The Obama administration wasn’t as enthusiastic about the idea, and it decided to stop paying the bills. WHP is a highly efficient program, serving more than 100,000 of Texas’ low-income women, according to state figures. For every $1 that Texas pays for the WHP, the federal government kicks in another $9. With Texas insisting on excluding Planned Parenthood, the federal government will no longer pay for the program. In his zeal to block abortion providers from operating in Texas, Perry may deprive the state of more than $40 million in federal funding. He has promised to continue the service with only state dollars (provided the state wins in court and can exclude Planned Parenthood). But his office has yet to clarify the source of these new funds.
Perry also assured women that, under the new state-funded regime, they will see no change in access to well-women services. However, journalist Andrea Grimes’ difficulty in getting an appointment shows this promise may be empty.
That’s because the WHP leans more heavily on Planned Parenthood than the Texas governor may realize. He has erroneously stated that Planned Parenthood serves only 20 percent of WHP clients when, in fact, it’s more than double that. Indeed, in many areas Planned Parenthood is the dominant WHP provider, meaning that if a woman wants an appointment with someone else, she’ll wait months to be seen. Furthermore, as Grimes found, in 25 cities across the state, from Edinburg to Lubbock, Planned Parenthood is the only WHP game in town.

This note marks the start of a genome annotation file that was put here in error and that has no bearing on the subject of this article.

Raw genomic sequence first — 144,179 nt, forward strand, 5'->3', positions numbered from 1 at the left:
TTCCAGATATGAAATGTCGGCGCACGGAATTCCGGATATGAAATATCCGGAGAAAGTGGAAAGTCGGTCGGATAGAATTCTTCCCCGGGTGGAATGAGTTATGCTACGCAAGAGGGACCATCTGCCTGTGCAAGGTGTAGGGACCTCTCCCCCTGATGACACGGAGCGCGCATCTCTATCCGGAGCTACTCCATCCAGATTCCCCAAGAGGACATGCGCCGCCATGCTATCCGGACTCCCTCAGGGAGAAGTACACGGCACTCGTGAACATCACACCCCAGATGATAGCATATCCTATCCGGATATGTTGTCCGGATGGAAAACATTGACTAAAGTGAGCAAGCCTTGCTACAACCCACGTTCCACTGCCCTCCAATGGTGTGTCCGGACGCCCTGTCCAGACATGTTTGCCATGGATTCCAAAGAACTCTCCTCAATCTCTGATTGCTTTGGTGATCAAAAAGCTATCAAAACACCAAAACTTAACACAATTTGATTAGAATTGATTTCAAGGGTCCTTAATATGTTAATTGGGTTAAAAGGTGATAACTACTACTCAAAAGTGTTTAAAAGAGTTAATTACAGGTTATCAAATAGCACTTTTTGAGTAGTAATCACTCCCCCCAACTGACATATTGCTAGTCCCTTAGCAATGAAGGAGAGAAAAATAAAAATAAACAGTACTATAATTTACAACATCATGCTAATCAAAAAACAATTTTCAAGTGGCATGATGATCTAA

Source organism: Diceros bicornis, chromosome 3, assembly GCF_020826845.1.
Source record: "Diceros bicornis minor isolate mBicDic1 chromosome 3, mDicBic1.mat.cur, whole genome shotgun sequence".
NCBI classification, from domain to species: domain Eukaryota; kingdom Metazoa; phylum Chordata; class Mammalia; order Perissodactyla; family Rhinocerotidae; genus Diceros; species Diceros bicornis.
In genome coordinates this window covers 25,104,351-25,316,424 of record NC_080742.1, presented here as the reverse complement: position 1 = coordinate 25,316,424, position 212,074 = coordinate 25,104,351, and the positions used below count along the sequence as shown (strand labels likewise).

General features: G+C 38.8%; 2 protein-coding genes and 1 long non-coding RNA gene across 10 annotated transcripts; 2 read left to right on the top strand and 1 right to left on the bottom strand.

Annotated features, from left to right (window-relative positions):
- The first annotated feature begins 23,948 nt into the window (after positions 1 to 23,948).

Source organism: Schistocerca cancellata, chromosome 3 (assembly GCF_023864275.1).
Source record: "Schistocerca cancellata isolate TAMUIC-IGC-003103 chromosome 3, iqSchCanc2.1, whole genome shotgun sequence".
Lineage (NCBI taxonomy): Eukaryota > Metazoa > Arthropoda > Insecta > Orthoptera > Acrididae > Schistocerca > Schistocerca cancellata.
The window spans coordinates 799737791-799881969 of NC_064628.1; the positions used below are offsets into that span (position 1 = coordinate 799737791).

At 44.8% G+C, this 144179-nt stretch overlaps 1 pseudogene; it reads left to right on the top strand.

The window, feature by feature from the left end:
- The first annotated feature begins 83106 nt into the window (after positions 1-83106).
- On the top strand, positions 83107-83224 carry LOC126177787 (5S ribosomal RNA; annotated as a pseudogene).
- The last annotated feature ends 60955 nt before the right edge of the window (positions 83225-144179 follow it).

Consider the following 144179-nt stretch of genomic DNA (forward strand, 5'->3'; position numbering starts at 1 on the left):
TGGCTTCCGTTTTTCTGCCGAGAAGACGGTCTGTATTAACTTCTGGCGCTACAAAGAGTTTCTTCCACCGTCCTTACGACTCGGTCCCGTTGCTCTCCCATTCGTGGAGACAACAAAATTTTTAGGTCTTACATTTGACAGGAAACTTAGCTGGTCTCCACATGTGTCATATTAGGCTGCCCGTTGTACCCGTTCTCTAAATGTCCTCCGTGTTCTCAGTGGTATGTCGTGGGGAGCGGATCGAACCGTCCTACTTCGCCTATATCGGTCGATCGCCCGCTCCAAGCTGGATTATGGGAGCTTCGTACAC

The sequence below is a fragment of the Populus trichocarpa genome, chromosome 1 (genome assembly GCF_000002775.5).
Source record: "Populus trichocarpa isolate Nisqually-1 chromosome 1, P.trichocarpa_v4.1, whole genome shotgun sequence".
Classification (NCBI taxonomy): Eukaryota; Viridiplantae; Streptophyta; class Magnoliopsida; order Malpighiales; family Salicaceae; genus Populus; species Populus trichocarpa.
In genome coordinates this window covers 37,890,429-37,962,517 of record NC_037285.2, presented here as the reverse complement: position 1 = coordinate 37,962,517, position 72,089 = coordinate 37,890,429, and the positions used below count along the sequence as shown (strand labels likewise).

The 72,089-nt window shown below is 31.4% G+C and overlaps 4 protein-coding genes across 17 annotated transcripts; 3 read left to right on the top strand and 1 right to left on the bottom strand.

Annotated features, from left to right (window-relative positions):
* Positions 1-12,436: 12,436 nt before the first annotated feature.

Proponents of a Planned Parenthood-free WHP argue that local family planning clinics will step up to absorb the demand, according to the Texas Tribune. But that’s not possible if they no longer exist. In massively defunding the community-run organizations that had relied on family planning grants, lawmakers failed to anticipate how profoundly they would destabilize the system. For some small providers, the family planning grant had been the glue that kept their organizations afloat. Now, the WHP portion of their revenue is insufficient to cover their costs and, despite still technically contracting with the state, they can no longer afford to exist.
The community health centers that gained most of the family planning money are also in financial peril. These community health centers already saw from large cuts to their budgets, and now must absorb new patients will challenge straitened resources. “This is the equivalent of taking a big provider network out of the market and displacing all the patients,” said Michael Austin, CEO of Midland Community Healthcare. He should know. One Planned Parenthood clinic in nearby Odessa has already closed due to state cuts, causing a trickle of unfunded clients to his door. If Planned Parenthood loses its legal battle, he knows that displaced patients from their Midland clinic will come to him too. “It’s a whole lot of mess,” he said with a sigh.
It’s a whole lot of mess for the patients too. Finding another WHP provider will be tricky when a recent George Washington University study found that 25 percent of WHP contractors are so small-scale that they only serve one patient. Those doctors can’t and won’t scale up to absorb the demand.
For a system of family planning clinics that’s seen reductions in its two main sources of funding, the negative consequences may be just beginning.